Rain turning to snow flurries
today; tomorrow unsettled and
Tears Fell On U.C.L.A. ...
Challenge To a Favored
VOL. XLV. No. 44 ANN ARBOR, MICHIGAN, TUESDAY, NOVEMBER 13, 1934
PRICE FIVE CENTS
Bo a r d Of Directors Of
Alumni Association Puts
Plan Into Effect
Launched In 19271
Local Lonely Hearts' Bureau
Organized; Co-eds At Premium
Program Will Be Made
Permanent Feature O f
A Ten-Year Program for financial
aid to the University was inaugurated
by the board of directors of the Alum-
ni Association at a recent meeting.
This plan makes permanent the
Ten-Year Program of the alumni
launched in 1927 by the late Elmer J.
Ottaway, then president of the asso-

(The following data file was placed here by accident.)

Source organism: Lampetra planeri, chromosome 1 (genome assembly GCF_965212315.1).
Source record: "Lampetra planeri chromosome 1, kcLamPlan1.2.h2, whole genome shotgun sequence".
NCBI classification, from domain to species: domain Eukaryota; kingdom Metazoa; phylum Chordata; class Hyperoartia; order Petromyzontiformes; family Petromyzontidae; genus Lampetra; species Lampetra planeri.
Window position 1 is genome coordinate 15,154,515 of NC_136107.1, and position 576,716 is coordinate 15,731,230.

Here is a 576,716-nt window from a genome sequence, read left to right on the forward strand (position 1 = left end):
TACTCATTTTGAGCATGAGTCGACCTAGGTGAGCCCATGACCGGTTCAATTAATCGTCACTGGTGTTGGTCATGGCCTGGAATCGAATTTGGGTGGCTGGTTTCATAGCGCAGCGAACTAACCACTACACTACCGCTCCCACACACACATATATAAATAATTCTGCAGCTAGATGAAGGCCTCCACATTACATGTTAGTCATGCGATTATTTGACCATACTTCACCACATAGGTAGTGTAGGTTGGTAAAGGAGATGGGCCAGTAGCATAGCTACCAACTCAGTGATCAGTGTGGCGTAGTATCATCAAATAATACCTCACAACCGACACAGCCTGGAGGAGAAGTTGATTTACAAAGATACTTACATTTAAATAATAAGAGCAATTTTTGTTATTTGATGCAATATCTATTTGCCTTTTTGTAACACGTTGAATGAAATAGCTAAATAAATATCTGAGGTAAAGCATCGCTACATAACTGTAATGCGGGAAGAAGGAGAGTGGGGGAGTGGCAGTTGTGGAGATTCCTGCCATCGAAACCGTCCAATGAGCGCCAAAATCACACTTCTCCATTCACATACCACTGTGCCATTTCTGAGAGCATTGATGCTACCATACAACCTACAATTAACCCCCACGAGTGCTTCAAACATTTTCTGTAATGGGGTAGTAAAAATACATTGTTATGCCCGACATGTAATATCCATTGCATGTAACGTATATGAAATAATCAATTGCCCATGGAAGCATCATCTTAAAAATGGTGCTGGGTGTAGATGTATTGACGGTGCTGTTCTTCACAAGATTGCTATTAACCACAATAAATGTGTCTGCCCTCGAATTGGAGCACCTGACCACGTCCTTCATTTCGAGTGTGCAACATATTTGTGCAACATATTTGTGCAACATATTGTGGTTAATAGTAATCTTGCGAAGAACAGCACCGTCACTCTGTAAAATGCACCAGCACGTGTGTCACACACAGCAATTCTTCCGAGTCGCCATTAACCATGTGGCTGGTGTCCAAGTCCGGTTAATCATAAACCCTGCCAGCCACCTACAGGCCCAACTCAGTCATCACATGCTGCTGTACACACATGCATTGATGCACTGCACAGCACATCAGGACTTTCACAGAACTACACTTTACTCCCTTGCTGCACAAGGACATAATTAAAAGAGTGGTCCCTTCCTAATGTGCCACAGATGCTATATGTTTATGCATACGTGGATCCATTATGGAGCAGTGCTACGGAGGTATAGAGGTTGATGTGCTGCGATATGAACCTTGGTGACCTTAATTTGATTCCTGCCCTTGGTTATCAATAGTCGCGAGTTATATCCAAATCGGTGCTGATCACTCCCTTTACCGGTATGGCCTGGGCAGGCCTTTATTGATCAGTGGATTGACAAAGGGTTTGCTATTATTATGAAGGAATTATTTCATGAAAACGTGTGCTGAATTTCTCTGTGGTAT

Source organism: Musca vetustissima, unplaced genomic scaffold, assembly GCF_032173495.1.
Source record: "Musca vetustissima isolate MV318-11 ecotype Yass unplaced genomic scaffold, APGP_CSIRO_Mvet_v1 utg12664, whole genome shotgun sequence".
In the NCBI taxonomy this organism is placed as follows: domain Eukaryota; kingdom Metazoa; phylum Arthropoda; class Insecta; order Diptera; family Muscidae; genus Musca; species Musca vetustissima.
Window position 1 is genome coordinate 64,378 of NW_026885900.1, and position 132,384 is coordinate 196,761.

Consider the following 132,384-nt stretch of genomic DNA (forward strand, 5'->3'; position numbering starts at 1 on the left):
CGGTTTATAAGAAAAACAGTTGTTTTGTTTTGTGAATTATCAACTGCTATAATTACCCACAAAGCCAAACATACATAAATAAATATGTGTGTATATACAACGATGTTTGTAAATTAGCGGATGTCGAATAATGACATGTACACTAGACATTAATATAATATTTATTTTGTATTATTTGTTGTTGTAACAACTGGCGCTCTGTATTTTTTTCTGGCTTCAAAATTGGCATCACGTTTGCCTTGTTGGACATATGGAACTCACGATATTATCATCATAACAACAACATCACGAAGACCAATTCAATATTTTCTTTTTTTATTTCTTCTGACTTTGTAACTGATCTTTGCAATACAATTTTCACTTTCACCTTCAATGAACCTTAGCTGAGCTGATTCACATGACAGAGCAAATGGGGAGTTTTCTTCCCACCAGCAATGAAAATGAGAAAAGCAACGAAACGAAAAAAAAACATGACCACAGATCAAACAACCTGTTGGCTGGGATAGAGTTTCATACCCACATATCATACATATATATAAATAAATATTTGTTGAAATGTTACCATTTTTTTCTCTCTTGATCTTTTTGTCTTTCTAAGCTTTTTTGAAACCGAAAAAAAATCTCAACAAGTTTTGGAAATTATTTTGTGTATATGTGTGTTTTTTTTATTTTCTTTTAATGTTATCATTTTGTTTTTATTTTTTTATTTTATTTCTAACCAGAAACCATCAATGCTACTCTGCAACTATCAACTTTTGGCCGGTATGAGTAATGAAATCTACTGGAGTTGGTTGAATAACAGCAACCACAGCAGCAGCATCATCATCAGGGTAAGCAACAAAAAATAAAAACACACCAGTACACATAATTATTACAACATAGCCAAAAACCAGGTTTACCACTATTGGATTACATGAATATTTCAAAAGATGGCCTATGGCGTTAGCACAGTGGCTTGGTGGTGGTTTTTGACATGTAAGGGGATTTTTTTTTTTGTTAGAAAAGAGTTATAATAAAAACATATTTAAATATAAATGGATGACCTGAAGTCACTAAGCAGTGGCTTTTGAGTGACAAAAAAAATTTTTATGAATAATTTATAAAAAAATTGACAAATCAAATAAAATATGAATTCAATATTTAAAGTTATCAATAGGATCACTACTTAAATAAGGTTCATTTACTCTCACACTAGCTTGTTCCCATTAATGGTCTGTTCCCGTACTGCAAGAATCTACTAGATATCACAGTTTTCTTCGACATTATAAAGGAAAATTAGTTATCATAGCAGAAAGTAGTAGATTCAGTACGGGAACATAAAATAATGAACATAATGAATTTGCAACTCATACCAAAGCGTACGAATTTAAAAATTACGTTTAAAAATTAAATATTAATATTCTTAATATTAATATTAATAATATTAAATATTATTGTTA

Although the present program was
launched by Mr. Ottaway on the eve
of the depression, and though its
planned activities were curtailed by
resulting economic conditions, it suc-
ceeded beyond expectation, and many
of the projects adopted by various
University Clubs at that time have
gone through to completion.
Took Many Forms
These projects took many forms,
some were gifts to the University in
the form of money, others endowed
lectureships, scholarships, and fel-
lowships, still others gave collections
of materials to various campus li-
braries, museums, and laboratories .
Under the new plan voted by the
directors this program will be made a
permanent feature of alumni activ-
ity, and every ten years, starting in
1937 after the completion of the pres-
ent, a new program will be launched.
After the completion of the ten year
period there will be a Jubilee celebra-
tion on campus, the first one to be
held in 1937. This Jubilee and all